Younger kids with Gamer Rage might cry and yell more, while older teens might do more swearing, threatening, and breaking items.
What Causes Gamer Rage
So what causes gamer rage, and why do some kids rage while others don’t?
Many parents are aware that research into gaming has found an association between violent video games and aggression, but it’s not just using guns or participating in car chases that magically makes young people angry and aggressive. Newer research has begun diving into the specifics of gameplay and has found that the more competitive and fast-paced the game, the more angry and aggressive the player becomes. This behavior was observed in gamers who played both violent AND non-violent video games.
Essentially, the game triggers the player’s fight or flight response in the player: rapid heart rate and breathing, heightened alertness, trembling, etc. Physically, the gamer playing a fast-paced game with high-stakes competition builds up a lot of emotional energy inside, tipping the scales towards rage when the game doesn’t go their way.
So not only does the game itself influence gamer rage through pacing and tension, but factors within the game further take the young person down the path of rage. A recent study out of Finland provided a great snapshot into what it’s like to be a young gamer who rages. This study surveyed gamers in grades fifth through ninth, and it surprisingly shows that these young people have some pretty good insight into their own behavior.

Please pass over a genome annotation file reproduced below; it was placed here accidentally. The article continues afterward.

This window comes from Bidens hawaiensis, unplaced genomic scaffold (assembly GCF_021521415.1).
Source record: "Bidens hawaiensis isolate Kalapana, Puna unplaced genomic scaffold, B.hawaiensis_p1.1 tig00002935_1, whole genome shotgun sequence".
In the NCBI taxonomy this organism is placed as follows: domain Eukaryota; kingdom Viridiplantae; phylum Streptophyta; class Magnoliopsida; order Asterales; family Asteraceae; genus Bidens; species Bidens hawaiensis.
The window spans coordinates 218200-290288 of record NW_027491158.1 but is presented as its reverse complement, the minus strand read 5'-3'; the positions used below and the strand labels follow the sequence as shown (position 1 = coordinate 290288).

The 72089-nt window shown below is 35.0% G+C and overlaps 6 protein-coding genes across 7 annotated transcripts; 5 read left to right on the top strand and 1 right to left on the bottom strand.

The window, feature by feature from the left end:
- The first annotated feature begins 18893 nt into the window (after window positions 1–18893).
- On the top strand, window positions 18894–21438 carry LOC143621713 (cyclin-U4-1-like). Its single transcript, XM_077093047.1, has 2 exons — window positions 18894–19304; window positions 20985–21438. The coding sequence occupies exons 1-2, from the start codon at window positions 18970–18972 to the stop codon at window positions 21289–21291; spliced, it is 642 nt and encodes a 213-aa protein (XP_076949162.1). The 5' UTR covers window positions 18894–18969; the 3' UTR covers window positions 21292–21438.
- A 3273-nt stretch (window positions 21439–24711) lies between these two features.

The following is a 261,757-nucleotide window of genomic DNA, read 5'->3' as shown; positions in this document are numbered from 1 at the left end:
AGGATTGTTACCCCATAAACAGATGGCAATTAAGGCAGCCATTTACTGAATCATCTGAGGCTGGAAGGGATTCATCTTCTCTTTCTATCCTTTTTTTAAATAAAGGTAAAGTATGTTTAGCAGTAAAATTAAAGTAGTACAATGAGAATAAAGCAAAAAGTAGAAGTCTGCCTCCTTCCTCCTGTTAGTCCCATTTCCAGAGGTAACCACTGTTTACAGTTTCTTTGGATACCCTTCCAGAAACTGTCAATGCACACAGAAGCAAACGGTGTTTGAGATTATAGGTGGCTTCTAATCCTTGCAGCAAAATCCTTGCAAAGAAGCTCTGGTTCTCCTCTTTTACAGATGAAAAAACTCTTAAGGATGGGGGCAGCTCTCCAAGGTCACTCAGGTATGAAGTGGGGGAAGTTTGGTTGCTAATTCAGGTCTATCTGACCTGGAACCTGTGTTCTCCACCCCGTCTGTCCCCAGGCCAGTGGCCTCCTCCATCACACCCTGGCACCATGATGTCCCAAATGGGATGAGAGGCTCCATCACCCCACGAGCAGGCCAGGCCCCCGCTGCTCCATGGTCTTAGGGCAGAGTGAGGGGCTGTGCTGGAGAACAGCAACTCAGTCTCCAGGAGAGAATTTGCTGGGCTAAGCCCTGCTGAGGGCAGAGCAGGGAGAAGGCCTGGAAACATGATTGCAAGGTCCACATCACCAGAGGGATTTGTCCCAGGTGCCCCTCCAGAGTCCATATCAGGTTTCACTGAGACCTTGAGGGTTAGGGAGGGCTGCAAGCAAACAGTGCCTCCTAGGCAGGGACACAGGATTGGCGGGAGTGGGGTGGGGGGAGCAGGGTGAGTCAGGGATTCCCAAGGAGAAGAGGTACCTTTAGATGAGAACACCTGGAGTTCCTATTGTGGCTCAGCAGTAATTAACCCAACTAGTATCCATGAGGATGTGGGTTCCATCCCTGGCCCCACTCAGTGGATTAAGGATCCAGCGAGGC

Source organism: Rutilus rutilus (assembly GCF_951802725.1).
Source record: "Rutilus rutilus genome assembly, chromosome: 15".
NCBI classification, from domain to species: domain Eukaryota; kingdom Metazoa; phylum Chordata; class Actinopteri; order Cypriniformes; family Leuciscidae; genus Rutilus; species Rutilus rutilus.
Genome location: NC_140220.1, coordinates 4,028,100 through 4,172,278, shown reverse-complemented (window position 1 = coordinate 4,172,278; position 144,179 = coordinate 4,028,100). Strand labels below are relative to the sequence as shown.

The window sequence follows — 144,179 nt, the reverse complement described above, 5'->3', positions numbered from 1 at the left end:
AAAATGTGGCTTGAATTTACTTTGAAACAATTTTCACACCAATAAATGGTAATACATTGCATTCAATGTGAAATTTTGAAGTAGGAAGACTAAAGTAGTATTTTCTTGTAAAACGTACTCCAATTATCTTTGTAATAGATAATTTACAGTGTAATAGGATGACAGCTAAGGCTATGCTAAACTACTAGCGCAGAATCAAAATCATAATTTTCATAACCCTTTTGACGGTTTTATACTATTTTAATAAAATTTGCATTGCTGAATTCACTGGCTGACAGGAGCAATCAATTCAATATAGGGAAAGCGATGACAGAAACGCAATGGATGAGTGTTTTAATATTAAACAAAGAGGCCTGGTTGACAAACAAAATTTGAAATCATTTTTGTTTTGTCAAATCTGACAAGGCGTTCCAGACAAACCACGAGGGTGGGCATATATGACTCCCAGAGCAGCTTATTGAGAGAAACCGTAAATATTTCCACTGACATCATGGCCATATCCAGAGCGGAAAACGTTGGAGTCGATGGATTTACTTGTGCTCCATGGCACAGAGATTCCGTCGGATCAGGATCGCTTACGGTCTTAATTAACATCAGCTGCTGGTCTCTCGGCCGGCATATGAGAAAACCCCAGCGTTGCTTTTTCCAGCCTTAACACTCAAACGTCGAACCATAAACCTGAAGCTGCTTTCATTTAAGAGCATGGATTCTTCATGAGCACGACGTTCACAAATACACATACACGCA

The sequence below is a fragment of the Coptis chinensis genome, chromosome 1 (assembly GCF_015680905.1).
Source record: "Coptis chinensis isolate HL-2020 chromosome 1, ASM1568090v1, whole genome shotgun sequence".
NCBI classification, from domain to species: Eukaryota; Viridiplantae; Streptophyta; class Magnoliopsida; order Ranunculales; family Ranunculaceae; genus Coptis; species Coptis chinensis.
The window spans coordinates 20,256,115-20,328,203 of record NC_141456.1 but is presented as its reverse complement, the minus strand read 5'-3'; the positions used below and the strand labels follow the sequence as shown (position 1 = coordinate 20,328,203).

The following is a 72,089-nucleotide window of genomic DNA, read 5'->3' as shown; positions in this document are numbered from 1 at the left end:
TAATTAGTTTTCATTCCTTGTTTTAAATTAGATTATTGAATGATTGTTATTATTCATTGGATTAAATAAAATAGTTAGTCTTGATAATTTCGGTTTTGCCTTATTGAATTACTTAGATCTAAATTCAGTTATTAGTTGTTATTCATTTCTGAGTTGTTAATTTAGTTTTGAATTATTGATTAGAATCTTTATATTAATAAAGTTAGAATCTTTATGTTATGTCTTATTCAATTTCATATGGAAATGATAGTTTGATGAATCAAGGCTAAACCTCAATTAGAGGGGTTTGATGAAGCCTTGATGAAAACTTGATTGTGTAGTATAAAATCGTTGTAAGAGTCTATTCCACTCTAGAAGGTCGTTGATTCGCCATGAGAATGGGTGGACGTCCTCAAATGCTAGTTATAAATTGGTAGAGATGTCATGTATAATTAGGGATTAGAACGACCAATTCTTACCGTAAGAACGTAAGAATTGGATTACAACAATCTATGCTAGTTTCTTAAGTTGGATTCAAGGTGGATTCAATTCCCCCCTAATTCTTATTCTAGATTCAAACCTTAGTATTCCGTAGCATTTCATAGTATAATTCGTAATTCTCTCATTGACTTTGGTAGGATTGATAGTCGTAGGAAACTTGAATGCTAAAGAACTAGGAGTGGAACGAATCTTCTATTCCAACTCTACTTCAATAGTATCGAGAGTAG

When the researchers asked the young players what got them so upset with the game, most of the responses fit into three distinct categories: in-game failures, incompetent teammates, and out-of-game interruptions.
In-game failures were instances where the player didn’t perform the way they expected. Many young players want to win the game or advance to the next level right away, but many times, they need to gain skill in the game first before advancing. This disappointment was especially intense when the player reported losing to a newer player.
Incompetent Teammates are those online players who are supposed to help your child advance in the game, but due to their inability or uncooperative attitude, this doesn’t happen. What especially enraged players was when they perceived another online player as cheating or getting an unfair advantage.
Out-of-Game Interruptions, such as an unstable internet connection causing the game to go down, parents wanting the player to stop playing and do chores or homework, or the noise or commotion of siblings were all cited as reasons that were beyond the gamer’s control that contributed to gamer rage.
So the game itself – whether that game is violent or not – can trigger the physical experience of the fight or flight response in your child. This makes them feel like the game is more serious than it actually is, but is there anything you can do about it? Do you need to take gaming away from your child altogether?